Stoneburner: Pasta, creative flair bring Milan to Ballard
The restaurateurs known for such popular spots as Bastille, Poquitos and Von Trapp’s turn their eye to Italian cuisine at Ballard’s Stoneburner.
Special to The Seattle Times
5214 Ballard Ave. N.W., Seattle
Hours: Dinner 5-10 p.m. Sunday-Thursday; 5-11 p.m. Friday & Saturday; lunch 11:30 a.m.-3 p.m. Monday-Friday; brunch 10 a.m.-3 p.m. Saturday & Sunday; light bar menu 3-5 p.m. daily
Prices: $$$ (snacks, small plates, lunch sandwiches $5-$16; pasta & pizza $12-$22, large plates (dinner) $14-$25)
Drinks: Full bar; wines by the glass, half-liter or bottle; beer; house-made sodas and shrubs
Parking: On street or in the Hotel Ballard/Olympic Athletic Club garage (entrance on 20th Avenue Northwest)
Sound: Earsplitting when full
Who should go: Lunch offers a pleasant respite from a rushed world; evenings are busy and boisterous; strollers are a common sight in the dining room; good for groups but also for dining duos.
Credit cards: All major
Access: No obstacles
Farro and broccoli salad with salsa verde $11
Escarole with mojama Caesar dressing $10
Potato chanterelle pizza $14
Black bucatini with clams $15
Ling cod with broad beans $25
Restaurants conceived by James Weimann and Deming Maclise tend to feel a bit like theme parks. Having given us Paris (Bastille), Mexico (Poquitos), Scotland (Macleod’s) and Bavaria (Von Trapp’s), you just knew they’d get around to Italy sooner or later, and they have.
Stoneburner, in the Hotel Ballard, might have been lifted intact from the sidewalks of Milan, though most of its design elements have been sourced and scavenged from all over.
The bar’s woodwork once decorated the former Italian Embassy in Buenos Aires, Argentina. The pressed tin up above came from an old schoolhouse. The barrel-vaulted ceiling in the entrance is repurposed fir from the neighborhood. The lovely patterned tiles on the floor were custom made.
Turn-of-the-century steel gates and a vintage San Francisco streetlight stand sentinel in the dining room, near a secluded wine room where bottles are stored head-down in old riddling racks used to make Champagne.
Much of the cooking and food preparation is on display. Salumi (not house-made but sourced from various prime purveyors) is sliced at one end of the bar, next to the host stand. Opposite the front door, a hulking, gas-fired stone oven looms behind a curved marble counter. Six swing-arm stools afford a view of pizza-making, vegetables roasting and salads being assembled.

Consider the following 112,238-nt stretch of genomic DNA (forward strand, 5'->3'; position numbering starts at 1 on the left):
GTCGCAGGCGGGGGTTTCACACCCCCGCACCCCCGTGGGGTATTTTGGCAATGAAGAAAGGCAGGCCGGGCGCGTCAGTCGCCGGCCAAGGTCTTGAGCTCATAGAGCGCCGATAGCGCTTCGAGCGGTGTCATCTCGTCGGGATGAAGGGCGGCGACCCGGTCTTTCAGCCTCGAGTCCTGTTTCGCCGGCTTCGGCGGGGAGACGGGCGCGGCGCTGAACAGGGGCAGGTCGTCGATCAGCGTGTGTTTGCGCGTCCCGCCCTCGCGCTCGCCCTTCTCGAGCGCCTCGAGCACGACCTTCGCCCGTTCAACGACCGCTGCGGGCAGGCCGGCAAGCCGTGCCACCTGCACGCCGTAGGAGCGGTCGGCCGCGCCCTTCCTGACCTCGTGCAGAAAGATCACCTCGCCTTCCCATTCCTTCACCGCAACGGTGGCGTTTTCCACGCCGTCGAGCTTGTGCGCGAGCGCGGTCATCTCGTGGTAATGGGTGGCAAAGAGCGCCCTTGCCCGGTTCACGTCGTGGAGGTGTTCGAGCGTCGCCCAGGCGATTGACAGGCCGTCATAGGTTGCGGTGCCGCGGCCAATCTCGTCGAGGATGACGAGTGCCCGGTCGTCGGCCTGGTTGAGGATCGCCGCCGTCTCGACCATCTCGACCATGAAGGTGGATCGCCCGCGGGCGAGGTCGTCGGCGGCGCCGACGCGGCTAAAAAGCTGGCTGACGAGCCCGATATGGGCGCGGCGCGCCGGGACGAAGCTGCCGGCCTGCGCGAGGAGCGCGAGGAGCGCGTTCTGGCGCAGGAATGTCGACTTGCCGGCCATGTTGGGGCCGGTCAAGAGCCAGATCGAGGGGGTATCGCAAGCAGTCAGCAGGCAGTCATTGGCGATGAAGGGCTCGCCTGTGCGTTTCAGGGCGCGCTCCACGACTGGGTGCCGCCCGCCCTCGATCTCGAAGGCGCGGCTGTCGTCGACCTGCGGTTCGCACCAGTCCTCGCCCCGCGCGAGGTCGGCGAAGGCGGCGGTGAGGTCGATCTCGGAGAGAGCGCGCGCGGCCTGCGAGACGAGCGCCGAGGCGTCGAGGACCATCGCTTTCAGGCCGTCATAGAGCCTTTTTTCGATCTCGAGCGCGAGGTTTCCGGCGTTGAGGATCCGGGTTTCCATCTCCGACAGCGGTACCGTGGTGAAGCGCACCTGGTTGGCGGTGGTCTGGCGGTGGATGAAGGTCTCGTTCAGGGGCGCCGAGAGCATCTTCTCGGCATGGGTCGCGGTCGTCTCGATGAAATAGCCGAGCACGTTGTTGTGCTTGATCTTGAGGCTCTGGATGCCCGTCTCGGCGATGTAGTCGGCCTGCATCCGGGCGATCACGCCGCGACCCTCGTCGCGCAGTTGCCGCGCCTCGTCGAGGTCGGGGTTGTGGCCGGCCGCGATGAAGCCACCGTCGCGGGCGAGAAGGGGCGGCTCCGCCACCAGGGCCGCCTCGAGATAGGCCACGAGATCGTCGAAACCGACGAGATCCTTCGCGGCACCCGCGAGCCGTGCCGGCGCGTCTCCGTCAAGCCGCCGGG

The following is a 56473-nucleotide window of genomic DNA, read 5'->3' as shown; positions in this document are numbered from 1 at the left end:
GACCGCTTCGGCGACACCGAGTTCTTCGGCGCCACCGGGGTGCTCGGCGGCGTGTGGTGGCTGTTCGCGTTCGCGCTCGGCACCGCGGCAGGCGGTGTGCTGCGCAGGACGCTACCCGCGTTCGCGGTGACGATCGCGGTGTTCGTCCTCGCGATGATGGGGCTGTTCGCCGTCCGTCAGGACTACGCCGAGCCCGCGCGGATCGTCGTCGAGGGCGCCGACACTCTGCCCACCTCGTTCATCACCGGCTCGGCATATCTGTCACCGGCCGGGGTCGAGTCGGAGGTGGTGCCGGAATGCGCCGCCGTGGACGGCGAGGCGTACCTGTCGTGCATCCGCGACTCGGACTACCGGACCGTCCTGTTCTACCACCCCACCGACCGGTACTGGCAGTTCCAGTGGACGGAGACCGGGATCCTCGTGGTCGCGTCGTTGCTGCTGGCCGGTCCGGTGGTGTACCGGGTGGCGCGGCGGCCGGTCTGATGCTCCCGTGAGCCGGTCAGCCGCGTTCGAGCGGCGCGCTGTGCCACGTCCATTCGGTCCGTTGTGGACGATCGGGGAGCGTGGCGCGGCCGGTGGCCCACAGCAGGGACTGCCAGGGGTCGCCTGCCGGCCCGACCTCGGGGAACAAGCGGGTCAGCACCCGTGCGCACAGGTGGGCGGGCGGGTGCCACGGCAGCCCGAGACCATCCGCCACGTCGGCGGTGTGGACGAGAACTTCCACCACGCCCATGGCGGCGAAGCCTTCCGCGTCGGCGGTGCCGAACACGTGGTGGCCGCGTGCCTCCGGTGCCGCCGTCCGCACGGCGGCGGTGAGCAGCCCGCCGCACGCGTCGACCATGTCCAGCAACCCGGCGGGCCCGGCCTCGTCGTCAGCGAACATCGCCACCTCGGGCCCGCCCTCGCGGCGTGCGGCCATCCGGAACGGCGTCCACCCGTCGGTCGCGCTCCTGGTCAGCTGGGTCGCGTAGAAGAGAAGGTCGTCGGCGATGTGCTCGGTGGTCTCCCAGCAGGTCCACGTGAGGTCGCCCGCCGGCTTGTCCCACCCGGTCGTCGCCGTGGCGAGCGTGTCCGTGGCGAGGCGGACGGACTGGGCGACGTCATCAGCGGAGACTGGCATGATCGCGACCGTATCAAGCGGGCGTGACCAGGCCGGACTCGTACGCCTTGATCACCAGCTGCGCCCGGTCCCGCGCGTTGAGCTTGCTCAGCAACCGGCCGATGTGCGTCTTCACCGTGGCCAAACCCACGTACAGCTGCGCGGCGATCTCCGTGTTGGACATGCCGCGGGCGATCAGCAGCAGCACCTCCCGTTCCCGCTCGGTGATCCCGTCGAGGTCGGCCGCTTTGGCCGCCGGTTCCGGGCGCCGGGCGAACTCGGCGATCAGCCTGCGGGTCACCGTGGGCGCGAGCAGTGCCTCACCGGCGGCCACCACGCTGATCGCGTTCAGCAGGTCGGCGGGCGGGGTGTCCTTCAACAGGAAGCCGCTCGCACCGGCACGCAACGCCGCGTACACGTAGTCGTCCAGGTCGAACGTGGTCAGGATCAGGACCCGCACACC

One day at lunch I watched sheets of dough roll from a pasta machine into the floury hands of the pastaio who draped them on a drying rack next to our table. Those would become “bed sheet” ravioli, tousled like luxurious linens on an unmade bed, shrouding plump pillows of roasted cauliflower and mascarpone purée.
All the pastas are house-made. Long ziti look like deflated balloons, but come alive in a sweet heirloom-tomato sauce smoothed with a touch of cream. Brine and heat play hide-and-seek in a bowl of squid ink-blackened bucatini (hollow spaghetti noodles) laced with Hama Hama clams and a measured dose of preserved green cayenne pepper.
Pastas are a highlight of the menu, but so are pizzas, built on a thin, pliant, charred crust. Servers recommend (and I endorse) the version topped with chanterelles, onion and thinly sliced potato rounds that crisp in the fiery oven. Drizzled with creamy fonduta cheese sauce just before serving, it comes with grated cheese, dried chili pepper and oregano on the side, yours to scatter about if you like. Do it; you’ll like it.
Vegetables come raw or roasted, often paired with grains, nuts or cheese. Coriander and shallots bolster sweet roasted carrots. Crisp slivers of sugar snap peas, salty Marcona almonds and grated pecorino sarda make for an alluring summer salad simply dressed with lemon and olive oil.
Caesar salad is stunningly re-imagined. Escarole and mojama (salt-cured tuna loin) supplant the classic romaine and anchovies. It’s embellished with radish coins, Parmesan shards and hominy bread croutons.
Pine nuts and sweet golden raisins punctuate caponata, made with chopped Swiss chard instead of the usual eggplant. A brilliant switch; too bad it was paired with burrata past its creamy peak.
Other missteps suggest a lack of attention to detail. Not enough char distinguished the grilled octopus paired with cucumber, cured olives and a flurry of herbs. Burnt leeks and nearly raw broccoli spears marred an otherwise lovely farro salad, herby and bright with salsa verde. Garlic trounced not only rosy slices of lamb leg, a dinner special, but also the white bean and porcini purée fast disintegrating in its copious juices.
And yet, the “Catch of the Day” — a fillet of Neah Bay ling cod — could not have been more carefully cooked: moist under a golden brown salt-and-pepper crust, a raft of yellow broad beans lifting it above a pool of intense tomato broth.
The restaurant’s namesake is executive chef Jason Stoneburner, who helms the kitchen here, as well as at Bastille. Pastry chef Elizabeth Shoemaker gets credit for desserts. Chocolate hazelnut gelato crowning a soft, dark chocolate brownie next to a swipe of apricot purée, and sour-cream ice cream melting into huckleberry upside-down cake are not, strictly speaking, very Italian, but like Stoneburner and the other restaurants in the Weimann-Maclise portfolio, they are crowd-pleasers.
Providence Cicero is The Seattle Times restaurant critic. Reach her at email@example.com.